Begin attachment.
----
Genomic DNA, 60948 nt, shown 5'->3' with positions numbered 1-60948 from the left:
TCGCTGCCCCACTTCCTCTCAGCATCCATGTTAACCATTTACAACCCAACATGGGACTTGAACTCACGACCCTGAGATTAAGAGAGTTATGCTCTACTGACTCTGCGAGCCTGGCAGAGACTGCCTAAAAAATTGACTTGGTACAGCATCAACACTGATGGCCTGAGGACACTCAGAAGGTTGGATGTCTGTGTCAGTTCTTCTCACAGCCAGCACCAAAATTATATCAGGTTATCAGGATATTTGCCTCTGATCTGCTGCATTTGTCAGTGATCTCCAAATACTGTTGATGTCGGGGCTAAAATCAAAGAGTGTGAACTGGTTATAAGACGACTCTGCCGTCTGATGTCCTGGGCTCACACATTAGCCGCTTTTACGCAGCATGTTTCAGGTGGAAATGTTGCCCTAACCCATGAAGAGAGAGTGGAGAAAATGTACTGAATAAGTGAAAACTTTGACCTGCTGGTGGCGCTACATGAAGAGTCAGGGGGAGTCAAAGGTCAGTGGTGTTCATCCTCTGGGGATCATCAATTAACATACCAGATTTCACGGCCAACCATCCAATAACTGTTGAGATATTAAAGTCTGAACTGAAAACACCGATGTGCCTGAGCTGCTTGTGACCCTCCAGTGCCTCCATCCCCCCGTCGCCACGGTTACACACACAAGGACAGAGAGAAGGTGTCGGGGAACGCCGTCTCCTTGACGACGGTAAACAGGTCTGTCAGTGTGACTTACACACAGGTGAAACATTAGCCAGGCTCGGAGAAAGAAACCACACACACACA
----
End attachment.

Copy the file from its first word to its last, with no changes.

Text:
Genomic DNA, 60948 nt, shown 5'->3' with positions numbered 1-60948 from the left:
TCGCTGCCCCACTTCCTCTCAGCATCCATGTTAACCATTTACAACCCAACATGGGACTTGAACTCACGACCCTGAGATTAAGAGAGTTATGCTCTACTGACTCTGCGAGCCTGGCAGAGACTGCCTAAAAAATTGACTTGGTACAGCATCAACACTGATGGCCTGAGGACACTCAGAAGGTTGGATGTCTGTGTCAGTTCTTCTCACAGCCAGCACCAAAATTATATCAGGTTATCAGGATATTTGCCTCTGATCTGCTGCATTTGTCAGTGATCTCCAAATACTGTTGATGTCGGGGCTAAAATCAAAGAGTGTGAACTGGTTATAAGACGACTCTGCCGTCTGATGTCCTGGGCTCACACATTAGCCGCTTTTACGCAGCATGTTTCAGGTGGAAATGTTGCCCTAACCCATGAAGAGAGAGTGGAGAAAATGTACTGAATAAGTGAAAACTTTGACCTGCTGGTGGCGCTACATGAAGAGTCAGGGGGAGTCAAAGGTCAGTGGTGTTCATCCTCTGGGGATCATCAATTAACATACCAGATTTCACGGCCAACCATCCAATAACTGTTGAGATATTAAAGTCTGAACTGAAAACACCGATGTGCCTGAGCTGCTTGTGACCCTCCAGTGCCTCCATCCCCCCGTCGCCACGGTTACACACACAAGGACAGAGAGAAGGTGTCGGGGAACGCCGTCTCCTTGACGACGGTAAACAGGTCTGTCAGTGTGACTTACACACAGGTGAAACATTAGCCAGGCTCGGAGAAAGAAACCACACACACACA